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Workspace Psychology 101: Boost Your Mood, Motivation, and Productivity

Even with the rapid growth of the freelancer economy and the increasing appeal of shared coworking spaces, the majority of us still work out of a single, personal workstation. It’s no secret that our surroundings — both indoor and outdoor — continually impact our psychological well-being and cognitive function. Everything from color design to your distance from the nearest window has a measurable effect on your mood and productivity.

Workspace Psychology Colorful Rocks

Not everyone can move to a corner office or ask their boss for a custom built ergonomic workstation. So, we rounded up a few scientifically proven ways you can optimize your workspace. That way, you can keep your spirits high and your output in peak form.

Take charge of your decor.

The extent to which different people can personalize their workspace certainly varies. For some, it may be limited to the addition of a few framed photos. While others may have control over their surrounding paint color, adjustable lighting, etc. Regardless, research shows that exercising your maximum degree of influence over your workspace design is beneficial for your motivation and productivity.

Multiple studies led by Craig Knight at the University of Exeter measured workers’ mood and efficiency in varying levels of personalized workspaces in several industries. Self-reported surveys found that the more control people were given over their surroundings, the more engaged they were with their job and the more they identified with their employer. Two additional studies compared workers’ abilities to complete tasks in workspaces categorized as lean (bare and functional), enriched (decorated with plants and photos), and empowered (individuals allowed to design their area). People working in enriched spaces were 17% more productive than those in lean spaces, while their empowered counterparts were a whopping 32% more productive.

Workspace Psychology Desk Plant

There’s no such thing as too much nature.

Indoor plants are perhaps the single best investment you can make in your workspace. Research overwhelmingly shows that office plants help workers recover from demanding activities, decrease stress, and even reduce office air pollution.

Here is a guide to desk plants that thrive in indoor office environments.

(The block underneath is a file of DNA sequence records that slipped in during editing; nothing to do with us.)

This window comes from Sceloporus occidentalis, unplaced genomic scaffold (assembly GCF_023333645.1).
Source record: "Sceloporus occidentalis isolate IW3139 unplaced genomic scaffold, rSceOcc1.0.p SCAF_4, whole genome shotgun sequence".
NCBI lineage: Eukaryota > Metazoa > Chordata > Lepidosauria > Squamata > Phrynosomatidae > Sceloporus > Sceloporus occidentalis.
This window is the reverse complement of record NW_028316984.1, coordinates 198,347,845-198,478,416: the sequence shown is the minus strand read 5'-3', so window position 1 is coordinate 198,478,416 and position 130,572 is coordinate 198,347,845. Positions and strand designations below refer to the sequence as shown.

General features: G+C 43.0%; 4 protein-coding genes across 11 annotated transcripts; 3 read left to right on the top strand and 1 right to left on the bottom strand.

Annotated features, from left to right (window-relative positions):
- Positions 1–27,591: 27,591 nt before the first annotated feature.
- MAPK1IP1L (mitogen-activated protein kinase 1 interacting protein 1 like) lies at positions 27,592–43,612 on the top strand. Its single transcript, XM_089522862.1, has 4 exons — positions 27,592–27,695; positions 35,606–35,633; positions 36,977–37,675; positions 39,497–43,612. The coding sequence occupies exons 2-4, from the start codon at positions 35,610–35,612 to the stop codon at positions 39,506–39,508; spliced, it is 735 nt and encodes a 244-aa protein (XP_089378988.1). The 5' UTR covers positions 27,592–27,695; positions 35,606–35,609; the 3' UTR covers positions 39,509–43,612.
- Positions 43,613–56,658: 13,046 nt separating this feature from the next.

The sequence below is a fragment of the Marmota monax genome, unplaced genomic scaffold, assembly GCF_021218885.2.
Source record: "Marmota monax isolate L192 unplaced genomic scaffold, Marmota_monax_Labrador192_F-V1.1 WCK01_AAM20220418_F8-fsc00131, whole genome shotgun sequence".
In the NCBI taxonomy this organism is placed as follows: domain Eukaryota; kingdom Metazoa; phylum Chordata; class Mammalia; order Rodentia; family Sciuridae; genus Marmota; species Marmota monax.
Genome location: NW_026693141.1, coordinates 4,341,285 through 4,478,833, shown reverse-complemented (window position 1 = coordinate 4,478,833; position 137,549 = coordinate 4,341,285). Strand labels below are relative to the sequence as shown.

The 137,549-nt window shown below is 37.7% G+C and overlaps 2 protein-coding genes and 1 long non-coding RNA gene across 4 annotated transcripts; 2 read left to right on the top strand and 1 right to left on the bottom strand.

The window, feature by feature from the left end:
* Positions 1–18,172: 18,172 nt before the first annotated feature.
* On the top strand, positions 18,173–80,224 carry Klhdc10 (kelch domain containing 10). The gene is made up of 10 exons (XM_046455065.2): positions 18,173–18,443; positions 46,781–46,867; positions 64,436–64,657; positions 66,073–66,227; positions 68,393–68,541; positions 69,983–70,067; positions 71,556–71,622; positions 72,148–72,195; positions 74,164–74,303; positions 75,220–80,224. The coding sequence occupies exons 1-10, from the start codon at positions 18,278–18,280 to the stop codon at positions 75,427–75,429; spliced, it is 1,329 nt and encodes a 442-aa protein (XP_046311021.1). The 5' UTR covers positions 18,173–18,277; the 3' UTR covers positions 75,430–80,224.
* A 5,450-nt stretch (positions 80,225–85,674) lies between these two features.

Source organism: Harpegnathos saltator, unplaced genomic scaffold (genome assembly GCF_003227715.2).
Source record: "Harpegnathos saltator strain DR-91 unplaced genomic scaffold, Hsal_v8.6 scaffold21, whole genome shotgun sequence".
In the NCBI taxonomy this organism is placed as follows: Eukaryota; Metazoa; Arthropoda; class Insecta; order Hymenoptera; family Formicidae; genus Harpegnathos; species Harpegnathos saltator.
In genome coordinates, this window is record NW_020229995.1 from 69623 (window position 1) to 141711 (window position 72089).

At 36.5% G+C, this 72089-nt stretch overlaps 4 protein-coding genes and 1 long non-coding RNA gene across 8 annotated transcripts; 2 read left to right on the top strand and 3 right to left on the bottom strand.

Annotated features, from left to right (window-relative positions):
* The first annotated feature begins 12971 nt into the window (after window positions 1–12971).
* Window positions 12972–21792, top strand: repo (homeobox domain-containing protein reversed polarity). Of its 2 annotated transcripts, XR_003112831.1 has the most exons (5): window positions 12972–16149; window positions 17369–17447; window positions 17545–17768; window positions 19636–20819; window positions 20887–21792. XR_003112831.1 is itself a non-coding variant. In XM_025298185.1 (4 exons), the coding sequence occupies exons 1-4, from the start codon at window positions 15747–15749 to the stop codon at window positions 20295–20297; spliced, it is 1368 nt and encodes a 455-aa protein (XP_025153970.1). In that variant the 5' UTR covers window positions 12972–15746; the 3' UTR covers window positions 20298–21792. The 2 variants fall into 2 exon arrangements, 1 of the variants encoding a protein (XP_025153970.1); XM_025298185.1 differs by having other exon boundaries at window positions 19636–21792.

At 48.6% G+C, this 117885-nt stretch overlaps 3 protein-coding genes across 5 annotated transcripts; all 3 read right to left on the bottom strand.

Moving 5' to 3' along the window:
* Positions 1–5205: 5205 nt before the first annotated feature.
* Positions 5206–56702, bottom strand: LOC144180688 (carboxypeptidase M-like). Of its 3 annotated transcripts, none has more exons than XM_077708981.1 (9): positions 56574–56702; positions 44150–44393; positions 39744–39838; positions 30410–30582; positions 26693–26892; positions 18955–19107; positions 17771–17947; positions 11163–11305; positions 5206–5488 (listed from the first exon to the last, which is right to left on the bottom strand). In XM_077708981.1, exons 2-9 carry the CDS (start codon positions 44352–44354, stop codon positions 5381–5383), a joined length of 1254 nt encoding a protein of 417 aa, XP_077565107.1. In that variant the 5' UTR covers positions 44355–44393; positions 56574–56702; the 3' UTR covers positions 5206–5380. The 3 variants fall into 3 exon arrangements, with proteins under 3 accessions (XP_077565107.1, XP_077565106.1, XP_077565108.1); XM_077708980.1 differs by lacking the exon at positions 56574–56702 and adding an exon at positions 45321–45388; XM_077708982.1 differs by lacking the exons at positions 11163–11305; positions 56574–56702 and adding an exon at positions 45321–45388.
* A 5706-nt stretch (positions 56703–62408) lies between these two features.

Here is a graphic of the best air-cleaning plants, according to NASA.

Curves are more relaxing than right angles.

There is a long history of scientific literature demonstrating the relationship between positive emotional responses and rounded shapes in design and architecture. More recent studies find this relationship extends to furniture and objects in our immediate surroundings.

A recent study led by Sibel Dazkir at Oregon State University looked at participants’ responses to four interior settings with varying degrees of rounded and hard-edged furniture. The two settings with a higher concentration of curves were significantly more inviting to participants and elicited higher amounts of pleasant-unarousing emotions (feeling relaxed, peaceful, and calm).

If possible, opt for a desk and chair that emphasize curves to foster tranquility in your workspace. If not, surround yourself with smaller objects that highlight fluid forms. For ideas, try adding a desk lamp, coffee mug, or potted plant.

Workspace Psychology Colored Pencils

Clutter promotes creativity.

Some appreciate the value of a tidy, organized desk. But others feel more at home amidst stacks of loose paper peppered with stray binder clips. Messy workspaces are strongly associated with enhanced creativity and more novel ideas.

This intriguing study led by Kathleen Vohs at the University of Minnesota confirmed the clutter-creativity connection. However, it also found  participants in tidier workspaces were more likely to choose healthy snack options. The study finds that people in more orderly workstations are more likely to do what was expected of them. These findings suggest that levels of workspace organization and disorder influence and might even optimize the efficiency of one’s job. For example, a business analyst will likely prefer a more robust organizational structure than the in-house graphic designer.

Color affects cognition.

All colors and light levels have different psychological effects, so choose your colors and desk lighting accordingly. In a 2009 study, Ravi Mehta and Rui Zhu used a series of six computer-based activities to evaluate how red and blue affect cognition. Red facilitates greater attention to detail. Blue encourages exploration and creativity. Green promotes idea generation. Discover what mode of cognition your job requires the most, or what mode of cognition you feel comes least naturally to you. Then, try to work the relevant cognition-boosting color into your workspace.

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